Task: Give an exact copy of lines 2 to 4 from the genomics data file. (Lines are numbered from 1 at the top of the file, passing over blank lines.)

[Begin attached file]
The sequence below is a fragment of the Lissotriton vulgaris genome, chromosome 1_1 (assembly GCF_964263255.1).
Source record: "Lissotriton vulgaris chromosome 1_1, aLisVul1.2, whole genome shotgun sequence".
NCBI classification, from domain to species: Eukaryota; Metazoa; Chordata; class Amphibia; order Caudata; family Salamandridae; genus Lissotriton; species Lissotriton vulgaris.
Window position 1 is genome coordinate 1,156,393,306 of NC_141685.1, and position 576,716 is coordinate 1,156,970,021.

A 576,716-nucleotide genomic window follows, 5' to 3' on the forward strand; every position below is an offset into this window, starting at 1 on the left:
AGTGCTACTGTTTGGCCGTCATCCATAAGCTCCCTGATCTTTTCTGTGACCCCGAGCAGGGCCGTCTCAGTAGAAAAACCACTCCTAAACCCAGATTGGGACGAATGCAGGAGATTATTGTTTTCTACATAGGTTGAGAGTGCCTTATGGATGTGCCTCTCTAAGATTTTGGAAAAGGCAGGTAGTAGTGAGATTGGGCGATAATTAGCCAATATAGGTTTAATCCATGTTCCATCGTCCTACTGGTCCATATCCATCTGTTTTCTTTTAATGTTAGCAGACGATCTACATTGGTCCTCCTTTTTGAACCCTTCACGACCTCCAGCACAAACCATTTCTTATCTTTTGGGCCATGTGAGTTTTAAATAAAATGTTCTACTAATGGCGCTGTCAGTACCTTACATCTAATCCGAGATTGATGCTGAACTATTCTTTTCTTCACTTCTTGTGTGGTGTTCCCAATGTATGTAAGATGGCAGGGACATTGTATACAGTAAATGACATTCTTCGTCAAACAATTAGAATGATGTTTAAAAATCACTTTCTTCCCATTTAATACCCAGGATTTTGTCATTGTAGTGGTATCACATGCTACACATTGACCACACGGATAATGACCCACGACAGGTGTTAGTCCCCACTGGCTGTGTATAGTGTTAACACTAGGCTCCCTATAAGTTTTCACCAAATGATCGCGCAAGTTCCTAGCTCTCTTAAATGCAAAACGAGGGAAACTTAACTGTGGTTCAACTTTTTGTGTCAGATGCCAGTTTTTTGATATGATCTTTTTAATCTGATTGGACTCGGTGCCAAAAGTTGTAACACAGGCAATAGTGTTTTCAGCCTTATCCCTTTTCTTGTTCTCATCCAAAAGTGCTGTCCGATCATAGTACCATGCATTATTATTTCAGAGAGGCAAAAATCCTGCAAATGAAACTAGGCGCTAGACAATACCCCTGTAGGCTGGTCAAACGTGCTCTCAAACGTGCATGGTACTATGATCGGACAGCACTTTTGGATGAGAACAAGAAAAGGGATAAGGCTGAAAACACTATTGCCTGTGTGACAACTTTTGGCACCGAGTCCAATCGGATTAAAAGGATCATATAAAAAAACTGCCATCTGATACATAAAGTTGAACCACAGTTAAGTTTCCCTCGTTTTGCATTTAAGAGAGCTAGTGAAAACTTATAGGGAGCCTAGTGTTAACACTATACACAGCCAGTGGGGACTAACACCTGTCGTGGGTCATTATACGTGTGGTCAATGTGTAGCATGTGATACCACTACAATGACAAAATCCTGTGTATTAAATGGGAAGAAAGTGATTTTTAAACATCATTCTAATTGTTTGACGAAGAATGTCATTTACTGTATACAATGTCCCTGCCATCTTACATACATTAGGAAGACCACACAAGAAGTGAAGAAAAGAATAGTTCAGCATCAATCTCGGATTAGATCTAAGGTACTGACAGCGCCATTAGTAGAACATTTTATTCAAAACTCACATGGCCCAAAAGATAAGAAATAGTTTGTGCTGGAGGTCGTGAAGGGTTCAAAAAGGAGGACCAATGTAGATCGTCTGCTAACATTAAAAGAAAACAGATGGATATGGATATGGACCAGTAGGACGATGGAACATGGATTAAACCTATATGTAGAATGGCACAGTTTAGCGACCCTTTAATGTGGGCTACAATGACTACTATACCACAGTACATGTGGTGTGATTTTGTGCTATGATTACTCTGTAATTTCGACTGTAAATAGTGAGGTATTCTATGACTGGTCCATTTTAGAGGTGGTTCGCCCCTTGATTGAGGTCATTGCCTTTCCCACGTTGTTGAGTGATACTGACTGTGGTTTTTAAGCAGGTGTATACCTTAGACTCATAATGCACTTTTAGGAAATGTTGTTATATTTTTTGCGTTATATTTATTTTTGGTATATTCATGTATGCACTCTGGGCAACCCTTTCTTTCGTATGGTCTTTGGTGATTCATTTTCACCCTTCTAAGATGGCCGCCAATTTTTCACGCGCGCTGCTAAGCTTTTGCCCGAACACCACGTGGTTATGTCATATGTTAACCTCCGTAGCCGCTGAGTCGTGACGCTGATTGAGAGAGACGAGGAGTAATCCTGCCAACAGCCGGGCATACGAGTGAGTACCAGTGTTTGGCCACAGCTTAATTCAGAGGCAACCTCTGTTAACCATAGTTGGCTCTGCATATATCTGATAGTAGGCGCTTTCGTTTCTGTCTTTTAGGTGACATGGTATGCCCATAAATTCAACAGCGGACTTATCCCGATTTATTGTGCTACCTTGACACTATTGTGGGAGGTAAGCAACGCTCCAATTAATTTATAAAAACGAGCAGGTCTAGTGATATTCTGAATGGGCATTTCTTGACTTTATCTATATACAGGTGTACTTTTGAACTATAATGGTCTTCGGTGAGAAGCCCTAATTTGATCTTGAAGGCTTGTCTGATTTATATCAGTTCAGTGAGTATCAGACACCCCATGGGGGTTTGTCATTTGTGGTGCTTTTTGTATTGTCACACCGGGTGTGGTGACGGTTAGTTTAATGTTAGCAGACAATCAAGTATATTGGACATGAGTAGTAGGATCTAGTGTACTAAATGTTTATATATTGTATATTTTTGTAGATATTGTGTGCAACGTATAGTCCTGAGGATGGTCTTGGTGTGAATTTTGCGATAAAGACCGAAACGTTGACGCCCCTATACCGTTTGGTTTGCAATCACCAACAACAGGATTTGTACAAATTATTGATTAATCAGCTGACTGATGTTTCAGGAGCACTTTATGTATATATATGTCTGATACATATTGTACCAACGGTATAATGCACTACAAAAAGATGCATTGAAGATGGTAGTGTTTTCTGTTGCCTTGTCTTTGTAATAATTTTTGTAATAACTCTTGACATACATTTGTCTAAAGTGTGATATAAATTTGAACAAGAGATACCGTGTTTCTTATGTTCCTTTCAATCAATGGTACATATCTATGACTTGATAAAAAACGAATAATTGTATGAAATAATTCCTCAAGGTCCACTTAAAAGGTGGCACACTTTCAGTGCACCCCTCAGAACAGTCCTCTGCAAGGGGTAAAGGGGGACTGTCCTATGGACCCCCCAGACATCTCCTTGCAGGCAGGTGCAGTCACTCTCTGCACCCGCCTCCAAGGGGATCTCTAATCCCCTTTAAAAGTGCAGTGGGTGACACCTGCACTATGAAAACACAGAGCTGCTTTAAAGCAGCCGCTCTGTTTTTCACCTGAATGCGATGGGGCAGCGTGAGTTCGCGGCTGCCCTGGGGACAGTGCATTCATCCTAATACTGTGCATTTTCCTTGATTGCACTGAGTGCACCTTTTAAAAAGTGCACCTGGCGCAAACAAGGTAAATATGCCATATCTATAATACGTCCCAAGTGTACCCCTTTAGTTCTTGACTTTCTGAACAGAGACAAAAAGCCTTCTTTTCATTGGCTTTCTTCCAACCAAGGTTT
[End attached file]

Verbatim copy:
Source record: "Lissotriton vulgaris chromosome 1_1, aLisVul1.2, whole genome shotgun sequence".
NCBI classification, from domain to species: Eukaryota; Metazoa; Chordata; class Amphibia; order Caudata; family Salamandridae; genus Lissotriton; species Lissotriton vulgaris.
Window position 1 is genome coordinate 1,156,393,306 of NC_141685.1, and position 576,716 is coordinate 1,156,970,021.